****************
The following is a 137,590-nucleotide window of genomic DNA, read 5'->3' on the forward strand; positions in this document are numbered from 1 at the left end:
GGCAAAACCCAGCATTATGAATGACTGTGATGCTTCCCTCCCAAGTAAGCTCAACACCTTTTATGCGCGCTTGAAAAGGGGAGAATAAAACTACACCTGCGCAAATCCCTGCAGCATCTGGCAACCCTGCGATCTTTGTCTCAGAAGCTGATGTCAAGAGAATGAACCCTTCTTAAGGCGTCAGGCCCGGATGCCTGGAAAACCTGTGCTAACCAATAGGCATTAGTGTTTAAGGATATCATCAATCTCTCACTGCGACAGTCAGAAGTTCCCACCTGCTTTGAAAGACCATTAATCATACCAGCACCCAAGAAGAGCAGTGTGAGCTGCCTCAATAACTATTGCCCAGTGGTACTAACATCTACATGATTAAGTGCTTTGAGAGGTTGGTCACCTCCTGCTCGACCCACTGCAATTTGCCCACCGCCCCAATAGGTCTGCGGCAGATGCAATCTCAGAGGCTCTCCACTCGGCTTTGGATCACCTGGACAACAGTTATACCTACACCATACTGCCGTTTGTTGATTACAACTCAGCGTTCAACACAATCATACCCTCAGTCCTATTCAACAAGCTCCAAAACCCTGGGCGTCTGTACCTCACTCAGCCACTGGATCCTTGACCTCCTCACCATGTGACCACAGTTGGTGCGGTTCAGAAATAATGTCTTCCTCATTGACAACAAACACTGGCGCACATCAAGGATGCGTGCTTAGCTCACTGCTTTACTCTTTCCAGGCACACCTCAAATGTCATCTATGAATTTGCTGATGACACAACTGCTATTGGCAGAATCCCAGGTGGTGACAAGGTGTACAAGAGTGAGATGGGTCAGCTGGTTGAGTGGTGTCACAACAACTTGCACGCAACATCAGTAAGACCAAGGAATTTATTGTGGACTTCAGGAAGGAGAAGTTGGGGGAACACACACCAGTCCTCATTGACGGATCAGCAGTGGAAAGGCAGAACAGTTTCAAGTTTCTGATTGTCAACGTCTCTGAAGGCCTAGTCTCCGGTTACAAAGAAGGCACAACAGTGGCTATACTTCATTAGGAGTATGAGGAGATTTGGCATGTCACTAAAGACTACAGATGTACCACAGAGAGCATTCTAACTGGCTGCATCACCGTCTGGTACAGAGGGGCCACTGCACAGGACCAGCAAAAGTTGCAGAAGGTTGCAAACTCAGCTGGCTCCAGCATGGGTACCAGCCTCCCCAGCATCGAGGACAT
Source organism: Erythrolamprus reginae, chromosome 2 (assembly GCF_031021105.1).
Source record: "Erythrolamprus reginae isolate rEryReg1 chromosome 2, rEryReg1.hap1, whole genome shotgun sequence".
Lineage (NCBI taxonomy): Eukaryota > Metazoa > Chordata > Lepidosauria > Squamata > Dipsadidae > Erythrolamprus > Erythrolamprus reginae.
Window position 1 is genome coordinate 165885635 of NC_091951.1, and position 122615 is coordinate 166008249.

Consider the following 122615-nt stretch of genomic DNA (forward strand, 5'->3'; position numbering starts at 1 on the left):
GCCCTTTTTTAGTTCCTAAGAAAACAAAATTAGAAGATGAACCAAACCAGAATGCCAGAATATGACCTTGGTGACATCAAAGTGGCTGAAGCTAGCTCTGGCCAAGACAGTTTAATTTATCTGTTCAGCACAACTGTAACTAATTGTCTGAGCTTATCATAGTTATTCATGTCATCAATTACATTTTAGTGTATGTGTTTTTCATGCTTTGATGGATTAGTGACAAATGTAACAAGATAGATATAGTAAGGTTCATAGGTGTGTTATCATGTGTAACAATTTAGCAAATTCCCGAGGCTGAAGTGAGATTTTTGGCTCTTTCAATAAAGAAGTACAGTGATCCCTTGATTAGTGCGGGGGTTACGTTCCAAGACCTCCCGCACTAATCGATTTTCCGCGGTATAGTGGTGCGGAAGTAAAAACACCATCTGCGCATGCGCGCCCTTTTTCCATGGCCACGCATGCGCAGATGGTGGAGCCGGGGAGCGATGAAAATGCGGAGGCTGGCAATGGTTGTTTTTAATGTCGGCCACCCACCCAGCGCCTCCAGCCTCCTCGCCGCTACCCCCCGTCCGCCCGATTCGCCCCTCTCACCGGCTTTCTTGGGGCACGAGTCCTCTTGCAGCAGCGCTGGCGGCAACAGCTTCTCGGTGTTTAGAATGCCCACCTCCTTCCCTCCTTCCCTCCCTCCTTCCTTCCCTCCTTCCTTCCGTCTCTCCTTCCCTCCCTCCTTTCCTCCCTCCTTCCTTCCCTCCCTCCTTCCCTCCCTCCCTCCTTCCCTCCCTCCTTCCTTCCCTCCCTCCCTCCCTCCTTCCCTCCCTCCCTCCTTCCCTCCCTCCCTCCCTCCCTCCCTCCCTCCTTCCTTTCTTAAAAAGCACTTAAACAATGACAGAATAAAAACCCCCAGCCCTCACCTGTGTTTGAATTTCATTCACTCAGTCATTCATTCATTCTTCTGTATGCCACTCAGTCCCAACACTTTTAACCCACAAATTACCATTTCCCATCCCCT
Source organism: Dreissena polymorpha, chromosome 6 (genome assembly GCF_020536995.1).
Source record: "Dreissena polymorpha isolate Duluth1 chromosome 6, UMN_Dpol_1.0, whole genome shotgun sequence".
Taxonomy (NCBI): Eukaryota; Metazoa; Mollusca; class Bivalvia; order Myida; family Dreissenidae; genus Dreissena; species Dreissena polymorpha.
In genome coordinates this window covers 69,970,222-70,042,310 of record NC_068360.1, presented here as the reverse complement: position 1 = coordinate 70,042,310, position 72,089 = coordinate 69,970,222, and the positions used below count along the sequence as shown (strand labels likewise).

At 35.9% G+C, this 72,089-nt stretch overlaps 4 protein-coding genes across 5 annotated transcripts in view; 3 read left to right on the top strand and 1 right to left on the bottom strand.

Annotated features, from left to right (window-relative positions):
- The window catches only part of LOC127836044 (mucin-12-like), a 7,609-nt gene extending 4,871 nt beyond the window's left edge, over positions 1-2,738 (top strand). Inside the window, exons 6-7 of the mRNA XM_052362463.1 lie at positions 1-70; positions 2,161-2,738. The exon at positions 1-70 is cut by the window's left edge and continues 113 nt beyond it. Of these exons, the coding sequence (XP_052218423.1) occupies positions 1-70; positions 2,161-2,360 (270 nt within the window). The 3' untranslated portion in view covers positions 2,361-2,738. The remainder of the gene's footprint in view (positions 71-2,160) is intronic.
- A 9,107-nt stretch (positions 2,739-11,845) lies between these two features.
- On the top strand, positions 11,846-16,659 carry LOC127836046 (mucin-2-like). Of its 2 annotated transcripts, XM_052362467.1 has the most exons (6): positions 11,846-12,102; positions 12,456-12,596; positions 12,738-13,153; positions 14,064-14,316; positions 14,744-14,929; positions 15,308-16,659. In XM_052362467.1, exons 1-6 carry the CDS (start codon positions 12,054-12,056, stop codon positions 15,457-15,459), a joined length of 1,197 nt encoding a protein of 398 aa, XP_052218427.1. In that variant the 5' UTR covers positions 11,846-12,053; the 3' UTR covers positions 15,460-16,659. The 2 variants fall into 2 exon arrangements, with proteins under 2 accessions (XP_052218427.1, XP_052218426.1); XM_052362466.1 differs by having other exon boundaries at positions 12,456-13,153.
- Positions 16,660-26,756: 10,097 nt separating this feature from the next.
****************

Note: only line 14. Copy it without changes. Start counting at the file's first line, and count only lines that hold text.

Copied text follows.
Annotated features, from left to right (window-relative positions):